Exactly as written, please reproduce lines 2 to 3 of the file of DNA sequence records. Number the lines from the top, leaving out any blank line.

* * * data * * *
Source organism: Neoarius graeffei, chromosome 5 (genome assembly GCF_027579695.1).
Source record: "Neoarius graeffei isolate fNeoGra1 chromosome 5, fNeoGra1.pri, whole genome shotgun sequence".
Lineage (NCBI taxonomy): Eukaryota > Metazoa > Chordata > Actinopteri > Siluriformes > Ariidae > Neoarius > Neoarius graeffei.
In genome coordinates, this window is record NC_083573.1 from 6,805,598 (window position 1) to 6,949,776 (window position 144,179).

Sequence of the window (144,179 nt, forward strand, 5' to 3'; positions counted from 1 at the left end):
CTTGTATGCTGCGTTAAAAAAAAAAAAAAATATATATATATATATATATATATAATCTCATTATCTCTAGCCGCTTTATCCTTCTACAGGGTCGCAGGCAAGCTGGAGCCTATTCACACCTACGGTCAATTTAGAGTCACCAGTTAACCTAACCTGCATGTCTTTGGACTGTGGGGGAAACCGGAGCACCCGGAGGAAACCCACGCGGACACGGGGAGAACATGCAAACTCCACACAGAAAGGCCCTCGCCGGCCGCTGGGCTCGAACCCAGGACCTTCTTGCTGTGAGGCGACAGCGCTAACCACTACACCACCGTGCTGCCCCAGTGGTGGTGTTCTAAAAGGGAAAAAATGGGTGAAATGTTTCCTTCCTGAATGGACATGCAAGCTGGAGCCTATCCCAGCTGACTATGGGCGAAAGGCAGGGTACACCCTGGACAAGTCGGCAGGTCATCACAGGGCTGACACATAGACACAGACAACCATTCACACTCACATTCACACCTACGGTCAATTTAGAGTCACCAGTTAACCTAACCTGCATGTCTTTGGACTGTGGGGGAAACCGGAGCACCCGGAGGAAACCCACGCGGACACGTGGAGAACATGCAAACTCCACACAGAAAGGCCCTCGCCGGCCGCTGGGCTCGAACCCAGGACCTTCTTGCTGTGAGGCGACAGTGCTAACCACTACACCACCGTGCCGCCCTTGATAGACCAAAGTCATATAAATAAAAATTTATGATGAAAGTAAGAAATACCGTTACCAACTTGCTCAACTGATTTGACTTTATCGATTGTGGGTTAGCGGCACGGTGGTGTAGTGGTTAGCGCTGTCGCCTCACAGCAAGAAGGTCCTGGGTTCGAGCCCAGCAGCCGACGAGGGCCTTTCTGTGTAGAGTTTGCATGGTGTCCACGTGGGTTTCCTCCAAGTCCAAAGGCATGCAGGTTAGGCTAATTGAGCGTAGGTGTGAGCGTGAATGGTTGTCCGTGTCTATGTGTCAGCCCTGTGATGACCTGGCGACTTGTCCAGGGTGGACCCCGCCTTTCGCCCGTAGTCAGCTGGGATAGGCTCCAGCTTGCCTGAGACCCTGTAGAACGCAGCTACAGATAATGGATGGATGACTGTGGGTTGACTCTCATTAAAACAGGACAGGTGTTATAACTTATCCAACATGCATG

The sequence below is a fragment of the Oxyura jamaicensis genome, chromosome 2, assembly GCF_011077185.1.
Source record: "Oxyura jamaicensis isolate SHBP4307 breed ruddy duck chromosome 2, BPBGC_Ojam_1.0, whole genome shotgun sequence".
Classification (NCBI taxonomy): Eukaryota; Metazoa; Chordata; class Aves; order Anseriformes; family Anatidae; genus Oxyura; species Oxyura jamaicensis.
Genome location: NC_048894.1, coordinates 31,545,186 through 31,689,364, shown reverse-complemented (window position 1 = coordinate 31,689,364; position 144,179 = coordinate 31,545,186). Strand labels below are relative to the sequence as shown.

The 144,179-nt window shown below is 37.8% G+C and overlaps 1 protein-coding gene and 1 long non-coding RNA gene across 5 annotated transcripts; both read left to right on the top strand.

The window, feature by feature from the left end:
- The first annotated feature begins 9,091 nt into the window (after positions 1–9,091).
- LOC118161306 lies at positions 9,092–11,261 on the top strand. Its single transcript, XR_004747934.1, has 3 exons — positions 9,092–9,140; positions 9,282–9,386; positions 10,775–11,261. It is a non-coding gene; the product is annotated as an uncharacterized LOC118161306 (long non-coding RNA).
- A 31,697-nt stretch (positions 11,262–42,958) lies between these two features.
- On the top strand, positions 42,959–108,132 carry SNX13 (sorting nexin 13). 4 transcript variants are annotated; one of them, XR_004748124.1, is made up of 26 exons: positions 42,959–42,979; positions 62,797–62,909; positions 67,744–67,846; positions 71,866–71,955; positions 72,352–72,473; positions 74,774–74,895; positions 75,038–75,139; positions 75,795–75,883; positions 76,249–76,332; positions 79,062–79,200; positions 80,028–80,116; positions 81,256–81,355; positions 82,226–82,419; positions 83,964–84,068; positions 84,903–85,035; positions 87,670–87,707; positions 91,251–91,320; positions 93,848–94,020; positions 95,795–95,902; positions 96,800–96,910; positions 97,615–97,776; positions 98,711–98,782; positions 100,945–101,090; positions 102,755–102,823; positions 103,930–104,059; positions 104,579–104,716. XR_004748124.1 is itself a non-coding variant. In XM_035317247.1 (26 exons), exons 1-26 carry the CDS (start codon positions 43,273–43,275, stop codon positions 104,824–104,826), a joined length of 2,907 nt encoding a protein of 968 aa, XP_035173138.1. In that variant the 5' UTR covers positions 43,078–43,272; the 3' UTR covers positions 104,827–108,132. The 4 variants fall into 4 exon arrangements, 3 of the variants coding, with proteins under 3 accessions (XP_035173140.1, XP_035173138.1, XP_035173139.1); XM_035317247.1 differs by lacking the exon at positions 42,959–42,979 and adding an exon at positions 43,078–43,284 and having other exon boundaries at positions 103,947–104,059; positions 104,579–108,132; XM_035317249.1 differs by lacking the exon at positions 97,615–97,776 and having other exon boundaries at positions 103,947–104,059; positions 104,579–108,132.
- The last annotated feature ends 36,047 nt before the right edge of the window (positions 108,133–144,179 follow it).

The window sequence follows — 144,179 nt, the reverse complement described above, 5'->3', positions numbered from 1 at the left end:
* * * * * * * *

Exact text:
Source record: "Neoarius graeffei isolate fNeoGra1 chromosome 5, fNeoGra1.pri, whole genome shotgun sequence".
Lineage (NCBI taxonomy): Eukaryota > Metazoa > Chordata > Actinopteri > Siluriformes > Ariidae > Neoarius > Neoarius graeffei.